But these 40 days are not so much about beating ourselves up as they are about following in Jesus’ foot steps through the wilderness. Matthew tells us that Jesus is led by the Spirit into the wilderness. There are times when the world and our hearts feel like a desert or wasteland. And there are other times when we follow Jesus and the calling of the Spirit and willingly go out into the wilds in order to be with those who are already there. Think of sitting with a grieving friend, or walking a path alongside those in the midst of struggle or hardship.
In the passage from Romans, Paul describes that without Christ, the world is bound up in the sin of Adam and the curse of death. No matter how obedient we might be to the law, death will still have the final say. But in Christ, death does NOT have the final say. We are given a new path and a new way of life as the kingdom of God breaks into our broken world and sets things right.
Yes, “God is with us even in hard times,” but there is more to it. Christ replaces Adam as the mold for all of humanity. Through Christ, humanity once again has access to living fully into the Image of God and living in the victory that Death is not the end. Thus, redemption means that we are free to exercise dominion in this life—even in the midst of the wilderness, even in the midst of suffering. Death, then, does not have dominion. Christ does.
What does Christian dominion look like? We turn to the gospel for our example. Christian dominion is not about physical prowess or power. This is the not about power over nature: Christ rejects the temptation to change the stones into bread. Likewise, he refuses to jump from the temple or bow down to Satan. Dominance is not transforming our surroundings to suit our wants or satisfy our immediate needs. Dominance is not popularity, fame, or glory atop the mountain heights.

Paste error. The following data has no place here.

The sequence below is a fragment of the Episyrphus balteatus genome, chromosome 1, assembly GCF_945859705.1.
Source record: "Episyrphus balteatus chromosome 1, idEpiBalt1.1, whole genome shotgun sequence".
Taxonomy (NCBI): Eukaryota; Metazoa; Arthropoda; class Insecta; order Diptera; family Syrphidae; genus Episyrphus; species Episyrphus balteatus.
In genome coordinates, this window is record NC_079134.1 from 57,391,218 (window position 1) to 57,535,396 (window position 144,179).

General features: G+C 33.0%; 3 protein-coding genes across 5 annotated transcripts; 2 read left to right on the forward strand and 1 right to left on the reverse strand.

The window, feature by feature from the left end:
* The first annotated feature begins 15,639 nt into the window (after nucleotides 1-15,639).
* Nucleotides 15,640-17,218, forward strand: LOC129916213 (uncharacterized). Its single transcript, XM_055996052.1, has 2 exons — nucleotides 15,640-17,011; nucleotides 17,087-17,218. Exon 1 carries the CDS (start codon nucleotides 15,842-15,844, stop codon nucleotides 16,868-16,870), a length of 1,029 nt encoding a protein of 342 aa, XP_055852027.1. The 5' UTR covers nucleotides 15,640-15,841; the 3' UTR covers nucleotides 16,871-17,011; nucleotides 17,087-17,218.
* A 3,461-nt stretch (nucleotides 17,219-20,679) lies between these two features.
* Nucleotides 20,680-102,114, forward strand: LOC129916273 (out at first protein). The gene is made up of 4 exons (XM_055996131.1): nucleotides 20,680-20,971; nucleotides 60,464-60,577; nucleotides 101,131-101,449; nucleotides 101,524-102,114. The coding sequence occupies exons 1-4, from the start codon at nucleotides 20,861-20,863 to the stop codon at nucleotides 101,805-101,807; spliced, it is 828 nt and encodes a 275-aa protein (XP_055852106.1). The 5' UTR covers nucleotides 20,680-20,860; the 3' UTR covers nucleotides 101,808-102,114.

Rather dominance comes from feasting on the word of God and from worshiping God alone- a rejection of money and power for its own sake.
Dominion does not require one to leave the wilderness. In fact, such dominion is possible even while entering it or being in it. The picture of dominion given to us in Jesus and in scripture is the power of life even in the wilderness.
In Christ we are given the possibility to dream a life that is not just about getting by or trying ot make it through the desert. As individuals and more importantly as the Church, the body of Christ, together we lift one another up. Together we dream and imagine Christ exercising dominion in our lives. We draw on the grace and love that God has poured into us and share that with the world. We are filled with God’s abundant grace and love and it is with the power of love that reach out to resist systems that try to exert dominion in other ways: racism, economic inequality, loneliness, despair. We name the temptations and brokenness around us including the temptation to think that nothing will ever change and we should look out for ourselves. That it is about me, and my individual wants.
As we begin this journey into Lent, we enter into a period of self-examination and penance. The language of Rite 1 points us in the direction of the wilderness and into it we go. We enter into the wilderness. And while in the dry and wild places of the desert, we look to Scripture and to the saints for those models and images of those who shine with the light and love of God even in the darkest of times. The goal of Lent is not to inflict punishment on ourselves but rather to allow the grace of God to transform us more and more into God’s image. This Lent, let us exercise dominion in life together. We will dare to resist the temptation to give in to the broken systems around us, and instead work to transform the world.
The Rev. Daniel L. Leatherman is priest in charge of St. Timothy's Episcopal Church.